Vegan Deli

Vegan Deli  by Jo Stepaniak

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Raising Vegetarian Children
by Jo Stepaniak, M.S.Ed., & Vesanto Melina M.S., R.D.

Raising Vegetarian Children

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Review by Dan Balogh

Order Vegan Vittles: Second Helpings

Every once in a while a medical trial uncovers something so positive that the trial is halted prematurely so that the findings can be made public for the benefit of humankind. Continuing to withhold such findings until the trial is completed is thought unconscionable.

Where am I going with this? I am forcing myself out of my kitchen, turning off the stove, putting away the food processor, hanging up my oven mittens. I have taste-tested enough recipes from this particular cookbook that it’s time to announce my findings – for the benefit of humankind.

Jo Stepaniak has been involved with vegetarian and vegan issues for decades. And she has written many cookbooks. I like to think of Jo as the un-cheese lady because of her amazing ability to concoct faux cheeses using only vegan ingredients. Jo first wrote “Vegan Vittles” over ten years ago. It was a coy little book of just over 170 pages. This second “helping”, released in late February of this year is widely expanded to over 250 pages worth of amazing recipes.

To prepare for this review, I tried twenty recipes from the book over the past month. My wife and I then traded thoughts as we ate them. It’s a tough job, but someone has to do it. (In case you’re wondering – yes, my wife loves when I review cookbooks.)

Where to start? How about breakfast? In the chapter “Bread and Breakfast” (get it?) the Phenomenal French Toast really is phenomenal, and so easy – soy milk, flour, nutritional yeast. That’s it. I was only able to get three slices coated with the mixture (the book said it was enough for four) so I’ll just double up next time. The Banana Flapjacks were also wonderful, especially with a side of soy breakfast sausage. That recipe only has four ingredients! And both my wife and I thought the Pumpkin Pecan Bread was one of the best we’ve ever tried.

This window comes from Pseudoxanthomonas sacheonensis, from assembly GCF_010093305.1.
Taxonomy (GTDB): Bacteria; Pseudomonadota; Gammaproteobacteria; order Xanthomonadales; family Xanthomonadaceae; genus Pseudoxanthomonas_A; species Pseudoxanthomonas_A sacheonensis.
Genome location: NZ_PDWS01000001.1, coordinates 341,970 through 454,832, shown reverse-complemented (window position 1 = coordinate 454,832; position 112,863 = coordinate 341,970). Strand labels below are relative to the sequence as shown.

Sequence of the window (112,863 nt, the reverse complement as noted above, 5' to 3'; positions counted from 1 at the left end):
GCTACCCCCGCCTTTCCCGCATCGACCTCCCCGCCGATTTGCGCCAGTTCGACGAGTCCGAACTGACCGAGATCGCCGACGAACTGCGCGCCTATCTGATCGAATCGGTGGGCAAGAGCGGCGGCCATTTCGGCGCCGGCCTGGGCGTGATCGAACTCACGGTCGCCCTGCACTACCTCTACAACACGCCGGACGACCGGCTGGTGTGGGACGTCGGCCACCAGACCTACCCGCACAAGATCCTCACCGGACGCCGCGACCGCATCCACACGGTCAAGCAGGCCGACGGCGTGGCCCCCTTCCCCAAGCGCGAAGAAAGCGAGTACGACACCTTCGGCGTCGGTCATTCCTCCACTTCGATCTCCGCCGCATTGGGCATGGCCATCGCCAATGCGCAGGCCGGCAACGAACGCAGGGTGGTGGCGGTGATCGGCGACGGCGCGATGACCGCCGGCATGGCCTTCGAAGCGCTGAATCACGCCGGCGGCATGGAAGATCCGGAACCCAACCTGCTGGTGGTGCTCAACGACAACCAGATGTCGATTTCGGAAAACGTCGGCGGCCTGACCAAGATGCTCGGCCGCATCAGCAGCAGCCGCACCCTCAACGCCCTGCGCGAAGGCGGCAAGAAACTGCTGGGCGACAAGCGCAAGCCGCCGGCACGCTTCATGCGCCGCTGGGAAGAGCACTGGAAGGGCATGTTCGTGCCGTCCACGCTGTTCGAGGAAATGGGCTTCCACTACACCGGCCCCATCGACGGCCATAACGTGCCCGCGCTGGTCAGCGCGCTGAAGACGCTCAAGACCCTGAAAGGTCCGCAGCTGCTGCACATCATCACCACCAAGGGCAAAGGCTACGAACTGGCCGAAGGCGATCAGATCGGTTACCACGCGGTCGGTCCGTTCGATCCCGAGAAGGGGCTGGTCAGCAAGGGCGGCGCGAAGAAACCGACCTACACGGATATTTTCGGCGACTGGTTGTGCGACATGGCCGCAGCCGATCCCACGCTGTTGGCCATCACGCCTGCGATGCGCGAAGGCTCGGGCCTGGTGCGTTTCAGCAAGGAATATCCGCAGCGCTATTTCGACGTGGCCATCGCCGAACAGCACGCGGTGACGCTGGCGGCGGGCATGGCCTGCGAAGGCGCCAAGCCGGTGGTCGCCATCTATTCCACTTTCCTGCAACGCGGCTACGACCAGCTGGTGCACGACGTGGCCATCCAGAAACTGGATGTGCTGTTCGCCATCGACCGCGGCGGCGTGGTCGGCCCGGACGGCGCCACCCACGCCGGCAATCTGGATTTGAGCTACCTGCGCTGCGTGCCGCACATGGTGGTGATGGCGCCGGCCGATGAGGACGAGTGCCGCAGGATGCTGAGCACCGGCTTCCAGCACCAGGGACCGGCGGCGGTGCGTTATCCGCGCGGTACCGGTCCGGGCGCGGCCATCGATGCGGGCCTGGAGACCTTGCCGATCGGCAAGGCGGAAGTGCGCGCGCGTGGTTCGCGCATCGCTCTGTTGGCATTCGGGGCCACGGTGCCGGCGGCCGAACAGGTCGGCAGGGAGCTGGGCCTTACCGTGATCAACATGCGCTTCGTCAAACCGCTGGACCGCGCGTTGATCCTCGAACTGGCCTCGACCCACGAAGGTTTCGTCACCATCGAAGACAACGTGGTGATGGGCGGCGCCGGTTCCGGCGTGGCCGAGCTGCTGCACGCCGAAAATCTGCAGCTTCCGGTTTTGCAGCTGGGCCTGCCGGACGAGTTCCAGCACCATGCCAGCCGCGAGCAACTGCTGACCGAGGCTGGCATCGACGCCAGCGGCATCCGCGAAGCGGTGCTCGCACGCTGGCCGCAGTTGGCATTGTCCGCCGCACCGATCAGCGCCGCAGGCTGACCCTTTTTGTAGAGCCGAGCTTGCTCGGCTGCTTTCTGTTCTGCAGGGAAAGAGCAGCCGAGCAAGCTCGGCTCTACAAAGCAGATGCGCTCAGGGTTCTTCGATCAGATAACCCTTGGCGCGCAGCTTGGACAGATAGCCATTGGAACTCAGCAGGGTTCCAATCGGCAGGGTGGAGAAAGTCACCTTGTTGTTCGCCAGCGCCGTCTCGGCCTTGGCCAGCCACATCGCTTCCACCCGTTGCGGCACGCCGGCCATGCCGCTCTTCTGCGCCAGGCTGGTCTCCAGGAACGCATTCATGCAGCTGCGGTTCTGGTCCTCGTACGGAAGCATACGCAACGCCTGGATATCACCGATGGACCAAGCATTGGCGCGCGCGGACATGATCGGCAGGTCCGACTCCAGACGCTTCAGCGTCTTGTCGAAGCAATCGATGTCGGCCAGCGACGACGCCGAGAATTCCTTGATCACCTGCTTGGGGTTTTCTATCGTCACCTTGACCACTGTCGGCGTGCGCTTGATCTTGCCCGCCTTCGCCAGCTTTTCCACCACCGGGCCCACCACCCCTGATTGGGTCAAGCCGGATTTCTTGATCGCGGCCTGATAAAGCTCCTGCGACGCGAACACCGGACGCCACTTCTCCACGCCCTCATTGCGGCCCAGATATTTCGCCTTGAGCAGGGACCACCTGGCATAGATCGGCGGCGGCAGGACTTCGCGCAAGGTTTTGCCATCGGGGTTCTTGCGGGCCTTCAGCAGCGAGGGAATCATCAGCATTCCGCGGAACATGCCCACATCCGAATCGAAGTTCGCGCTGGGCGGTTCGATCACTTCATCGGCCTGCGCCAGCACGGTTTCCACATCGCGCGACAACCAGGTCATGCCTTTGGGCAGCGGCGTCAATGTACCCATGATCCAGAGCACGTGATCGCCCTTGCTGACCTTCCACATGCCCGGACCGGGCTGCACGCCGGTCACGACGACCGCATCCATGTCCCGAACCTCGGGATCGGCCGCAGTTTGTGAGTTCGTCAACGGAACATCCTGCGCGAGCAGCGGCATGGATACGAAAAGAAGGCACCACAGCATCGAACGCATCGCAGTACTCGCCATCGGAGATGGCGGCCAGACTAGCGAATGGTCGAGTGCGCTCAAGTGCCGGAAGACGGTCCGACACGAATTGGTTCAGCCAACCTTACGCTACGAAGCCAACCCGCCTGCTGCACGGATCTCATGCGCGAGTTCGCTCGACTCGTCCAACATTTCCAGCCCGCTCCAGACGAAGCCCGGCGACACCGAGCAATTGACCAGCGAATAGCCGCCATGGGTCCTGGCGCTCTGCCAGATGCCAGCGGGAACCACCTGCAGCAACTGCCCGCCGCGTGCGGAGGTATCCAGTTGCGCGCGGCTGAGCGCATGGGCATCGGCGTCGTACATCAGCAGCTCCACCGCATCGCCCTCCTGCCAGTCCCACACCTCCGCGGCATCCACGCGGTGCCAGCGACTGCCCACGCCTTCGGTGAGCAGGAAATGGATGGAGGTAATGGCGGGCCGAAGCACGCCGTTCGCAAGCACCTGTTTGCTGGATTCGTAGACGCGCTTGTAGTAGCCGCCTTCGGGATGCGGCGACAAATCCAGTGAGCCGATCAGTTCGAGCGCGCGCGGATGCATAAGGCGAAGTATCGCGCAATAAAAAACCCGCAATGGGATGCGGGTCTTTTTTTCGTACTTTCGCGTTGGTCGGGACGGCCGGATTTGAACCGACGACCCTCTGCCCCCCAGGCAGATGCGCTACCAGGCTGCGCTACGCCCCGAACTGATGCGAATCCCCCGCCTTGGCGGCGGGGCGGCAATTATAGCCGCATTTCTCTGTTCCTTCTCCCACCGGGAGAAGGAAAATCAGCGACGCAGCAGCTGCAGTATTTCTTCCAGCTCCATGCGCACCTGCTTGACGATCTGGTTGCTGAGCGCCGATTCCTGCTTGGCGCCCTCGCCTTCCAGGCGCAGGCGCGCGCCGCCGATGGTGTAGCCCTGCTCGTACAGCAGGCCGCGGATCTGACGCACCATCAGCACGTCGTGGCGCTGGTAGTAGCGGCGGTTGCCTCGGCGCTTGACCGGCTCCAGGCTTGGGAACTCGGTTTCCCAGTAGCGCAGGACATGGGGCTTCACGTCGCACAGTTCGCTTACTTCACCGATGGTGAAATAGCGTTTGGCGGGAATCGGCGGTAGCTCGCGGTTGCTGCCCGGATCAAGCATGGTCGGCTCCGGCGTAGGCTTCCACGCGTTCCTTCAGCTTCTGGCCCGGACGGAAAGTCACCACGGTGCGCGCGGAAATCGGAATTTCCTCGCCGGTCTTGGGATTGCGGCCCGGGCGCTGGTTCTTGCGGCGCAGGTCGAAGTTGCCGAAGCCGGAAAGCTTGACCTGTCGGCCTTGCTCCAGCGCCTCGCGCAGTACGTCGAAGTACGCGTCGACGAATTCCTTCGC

Need something for lunch? Try anything in the chapter “Sandwiches”. I made more from this chapter than any other, mostly because of the simplicity of the recipes. But simple doesn’t mean bland. Everything here is very tasty. The Gyro recipe is easily one of the tastiest vegan sandwiches I’ve ever made. This brilliant recipe, a good enough reason alone for buying this book, includes the easy steps for making the seasoned “meat”, the cucumber sauce topping, and the sandwich fixings. Absolutely amazing! This recipe goes on my list of Top Ten vegan recipes of all time. And I’ve made hundreds. If you prefer Mexican to Greek, the Fajitas (also in this chapter) use seasoned seitan in very much the same way.

The Messy Mikes (with tempeh) and Sloppy Lenny’s (with lentils, get it?) are both very easy Sloppy Joe knock-offs, and quite good. The Welsh Rarebit is a delicious open face with fake Canadian bacon smothered with a yummy, gooey, beer-based tomato gravy. (Excuse me for a moment while I wipe the drool off my keyboard.)